Ready to kickstart a new career in tech but not sure which online learning platform is right for you? Learn more about the main differences between MOOCs and mentor-led online bootcamps in this guide.
Here’s what we’ll cover:
As the cost of higher education continues to rise, online courses and bootcamps have in recent years become a viable alternative for those who want training in highly technical and well-compensated fields—without the steep price tag or years-long time commitment.
Spurring the e-learning revolution is the growing demand across all industries for software engineers, UX designers, data scientists, and cybersecurity professionals, which has resulted in courses and bootcamps that promise to prepare students for those roles—often from the comfort of their home, at the student’s own pace, for a low cost.
The rise of online bootcamps has been a good thing, with The New York Times reporting that virtual learning has been a “great equalizer” for adults and has made training and upskilling more accessible. During the Covid-19 pandemic, in particular, the research found that e-learning has the potential to close a longstanding skills gap and democratize user engagement. Many courses, designed specifically with a bootcamp-to-workforce pipeline in mind, have also optimized their programs to focus on the skills students need in order to land the job they want, thus maximizing efficiency and giving graduates a competitive advantage.
Springboard is a San Francisco-based edtech company that prepares students for some of today’s more competitive and coveted careers, all while offering a first-of-its-kind job guarantee. Every student gets a six-month runway after graduating to secure a role in their industry—if they don’t, students receive a refund on 100% of their tuition.
Springboard offers bootcamps and short courses in UI/UX design, data science, data analytics, software engineering, machine learning, and cybersecurity. All Springboard bootcamps are 100% online, self-paced, and take six-nine months to complete. During each bootcamp, students are matched with an industry mentor who guides them throughout the program through weekly one-on-one video calls. A Student Success Manager is also available to handle logistics queries, create study plans, and help students stay accountable to their learning goals.
Before and after graduation, Springboard’s career coaches support students in their job searches and networking, help prepare them for interviews, and facilitate their transition into the workforce.
Udemy is a San Francisco-based edtech company that hosts thousands of massive open online courses (MOOCs) across subjects ranging from how to use Adobe Illustrator to introductory music theory, mastering mindfulness, baking and pastry-making, hair, and make-up, and SQL for data science. The platform boasts more than 155,000 courses from 56,000 instructors around the world, some of whom are recognized industry experts while others are simply knowledgeable about the subject matter.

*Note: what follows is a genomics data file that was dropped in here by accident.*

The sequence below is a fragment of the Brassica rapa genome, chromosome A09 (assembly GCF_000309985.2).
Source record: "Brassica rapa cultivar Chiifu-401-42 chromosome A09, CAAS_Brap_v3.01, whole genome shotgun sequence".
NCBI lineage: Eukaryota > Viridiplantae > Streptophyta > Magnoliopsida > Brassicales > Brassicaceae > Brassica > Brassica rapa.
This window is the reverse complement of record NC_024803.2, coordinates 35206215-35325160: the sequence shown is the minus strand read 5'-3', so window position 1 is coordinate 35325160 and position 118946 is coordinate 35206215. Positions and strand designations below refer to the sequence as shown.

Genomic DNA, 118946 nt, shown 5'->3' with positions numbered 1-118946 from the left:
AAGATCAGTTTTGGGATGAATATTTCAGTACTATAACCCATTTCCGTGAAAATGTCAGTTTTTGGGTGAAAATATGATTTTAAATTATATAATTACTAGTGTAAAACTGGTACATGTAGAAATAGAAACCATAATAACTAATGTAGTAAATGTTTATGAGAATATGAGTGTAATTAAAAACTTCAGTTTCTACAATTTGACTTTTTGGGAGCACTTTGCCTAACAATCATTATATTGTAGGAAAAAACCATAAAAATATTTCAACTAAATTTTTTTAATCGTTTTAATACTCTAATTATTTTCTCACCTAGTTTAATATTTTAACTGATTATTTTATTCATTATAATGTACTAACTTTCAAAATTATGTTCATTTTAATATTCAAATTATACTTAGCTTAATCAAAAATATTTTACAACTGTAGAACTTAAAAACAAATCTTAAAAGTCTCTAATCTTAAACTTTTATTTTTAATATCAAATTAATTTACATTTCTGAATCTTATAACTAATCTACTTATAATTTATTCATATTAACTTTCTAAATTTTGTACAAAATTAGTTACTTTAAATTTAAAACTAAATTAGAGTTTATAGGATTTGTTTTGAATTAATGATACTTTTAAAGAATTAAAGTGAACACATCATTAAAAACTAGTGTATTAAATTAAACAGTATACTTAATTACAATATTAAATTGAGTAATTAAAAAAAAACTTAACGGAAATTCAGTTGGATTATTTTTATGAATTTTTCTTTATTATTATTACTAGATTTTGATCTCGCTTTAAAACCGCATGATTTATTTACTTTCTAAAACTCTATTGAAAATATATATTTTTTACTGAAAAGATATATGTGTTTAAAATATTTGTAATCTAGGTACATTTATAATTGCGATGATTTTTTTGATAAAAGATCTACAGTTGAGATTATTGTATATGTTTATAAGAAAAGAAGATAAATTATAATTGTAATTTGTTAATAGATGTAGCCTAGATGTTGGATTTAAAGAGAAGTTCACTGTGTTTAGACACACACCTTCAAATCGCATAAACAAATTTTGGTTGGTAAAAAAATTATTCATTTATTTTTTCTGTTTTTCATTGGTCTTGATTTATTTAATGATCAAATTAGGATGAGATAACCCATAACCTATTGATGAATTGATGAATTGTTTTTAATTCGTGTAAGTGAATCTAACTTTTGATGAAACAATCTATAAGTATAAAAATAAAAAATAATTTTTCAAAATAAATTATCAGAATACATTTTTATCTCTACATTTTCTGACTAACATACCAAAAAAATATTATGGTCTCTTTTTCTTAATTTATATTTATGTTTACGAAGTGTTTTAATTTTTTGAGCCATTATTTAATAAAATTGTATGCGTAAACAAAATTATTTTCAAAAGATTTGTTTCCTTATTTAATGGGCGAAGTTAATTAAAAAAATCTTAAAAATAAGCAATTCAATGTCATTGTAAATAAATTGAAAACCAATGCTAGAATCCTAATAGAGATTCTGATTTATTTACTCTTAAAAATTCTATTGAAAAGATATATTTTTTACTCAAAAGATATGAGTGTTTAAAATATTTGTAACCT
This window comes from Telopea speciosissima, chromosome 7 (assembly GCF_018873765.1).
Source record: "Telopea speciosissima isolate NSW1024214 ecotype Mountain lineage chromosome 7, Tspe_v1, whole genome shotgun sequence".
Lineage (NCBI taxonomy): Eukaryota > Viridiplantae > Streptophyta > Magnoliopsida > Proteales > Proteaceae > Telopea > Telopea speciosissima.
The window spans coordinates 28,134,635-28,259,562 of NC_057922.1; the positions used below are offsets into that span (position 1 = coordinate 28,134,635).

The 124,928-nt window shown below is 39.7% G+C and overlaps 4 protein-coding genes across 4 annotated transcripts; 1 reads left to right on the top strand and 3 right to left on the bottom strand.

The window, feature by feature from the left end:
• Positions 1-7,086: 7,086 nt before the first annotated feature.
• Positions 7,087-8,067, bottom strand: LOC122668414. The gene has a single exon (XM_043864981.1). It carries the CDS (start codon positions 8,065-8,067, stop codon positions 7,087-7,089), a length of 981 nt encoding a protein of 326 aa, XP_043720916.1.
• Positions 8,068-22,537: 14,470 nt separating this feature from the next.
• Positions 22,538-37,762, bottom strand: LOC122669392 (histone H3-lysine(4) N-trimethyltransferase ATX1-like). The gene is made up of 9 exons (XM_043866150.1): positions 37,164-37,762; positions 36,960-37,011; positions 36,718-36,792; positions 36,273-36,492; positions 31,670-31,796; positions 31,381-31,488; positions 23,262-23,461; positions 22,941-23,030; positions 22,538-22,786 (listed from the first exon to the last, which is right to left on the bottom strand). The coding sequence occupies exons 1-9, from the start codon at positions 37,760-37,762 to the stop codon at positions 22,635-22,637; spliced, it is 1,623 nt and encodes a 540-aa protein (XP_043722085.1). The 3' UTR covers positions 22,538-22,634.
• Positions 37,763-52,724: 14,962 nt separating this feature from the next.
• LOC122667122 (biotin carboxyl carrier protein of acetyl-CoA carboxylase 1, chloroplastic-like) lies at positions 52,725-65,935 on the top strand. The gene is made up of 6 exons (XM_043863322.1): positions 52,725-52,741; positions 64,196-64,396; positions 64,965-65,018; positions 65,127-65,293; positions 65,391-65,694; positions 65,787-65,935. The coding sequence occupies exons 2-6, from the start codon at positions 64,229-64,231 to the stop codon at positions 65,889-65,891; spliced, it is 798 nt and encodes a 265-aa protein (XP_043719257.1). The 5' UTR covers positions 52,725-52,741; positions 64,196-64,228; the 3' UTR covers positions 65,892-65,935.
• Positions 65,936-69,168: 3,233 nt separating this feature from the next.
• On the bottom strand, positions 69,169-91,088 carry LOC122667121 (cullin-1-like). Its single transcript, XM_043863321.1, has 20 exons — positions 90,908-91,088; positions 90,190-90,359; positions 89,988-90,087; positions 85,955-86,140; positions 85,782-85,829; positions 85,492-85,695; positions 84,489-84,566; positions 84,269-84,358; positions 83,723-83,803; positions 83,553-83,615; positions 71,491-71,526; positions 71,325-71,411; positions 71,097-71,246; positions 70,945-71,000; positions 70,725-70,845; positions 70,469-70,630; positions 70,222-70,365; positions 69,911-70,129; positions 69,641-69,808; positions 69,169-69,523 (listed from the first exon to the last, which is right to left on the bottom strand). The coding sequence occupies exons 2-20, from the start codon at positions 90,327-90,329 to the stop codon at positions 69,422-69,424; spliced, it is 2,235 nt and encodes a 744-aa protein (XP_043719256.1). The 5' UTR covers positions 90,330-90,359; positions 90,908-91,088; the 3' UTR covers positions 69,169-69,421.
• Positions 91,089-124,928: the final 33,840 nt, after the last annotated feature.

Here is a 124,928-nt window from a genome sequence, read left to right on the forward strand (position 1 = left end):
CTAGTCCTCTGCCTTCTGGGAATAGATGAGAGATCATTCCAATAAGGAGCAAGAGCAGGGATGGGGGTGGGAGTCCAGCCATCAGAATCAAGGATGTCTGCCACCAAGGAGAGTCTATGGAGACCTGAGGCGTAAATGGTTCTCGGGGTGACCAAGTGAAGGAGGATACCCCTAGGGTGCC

All of Udemy’s courses are 100% online and, like most MOOCs, take a hands-off approach to instruction, with courses consisting of video lectures, readings, and quizzes.
Udemy’s offerings are diverse and students can choose from different courses on the same subject—for example, a search for the term “data science” turns up more than 2,00-course results. Many of its courses are highly specific and focus on a facet of a subject, such as introducing students to the fundamentals of data science or teaching the basics of Python or SQL.
There are a few fundamental differences between Springboard and Udemy.
Both Springboard and Udemy are 100% online and deliver most of their educational materials through video lectures and readings. Students go at their own pace, with the average Springboard bootcamp taking anywhere from six to nine months and requiring a time commitment of 15-25 hours a week to successfully complete the coursework, while the average Udemy course ranges from a few hours for a short course on a specific topic, to 50+ hours for a crash course in Python and R.
When it comes to online courses and bootcamps, the adage that you get what you pay for often rings true. Free or low-cost courses can be accessible, but often lack personalized support from instructors and mentors. Higher-cost courses can have a higher barrier to entry, but typically come with a comprehensive support system.
One of the indicators of an effective bootcamp or online course is whether students land an industry job upon graduation.
In the saturated e-learning market, both Springboard and Udemy have emerged as significant players because their courses offer many benefits. But what works for one student may not work for another.
Download our guide to data science jobs
Packed with insight from industry experts, this updated 60-page guide will teach you what you need to know to start your data science career.
Ready to learn more?
Browse our Career Tracks and find the perfect fit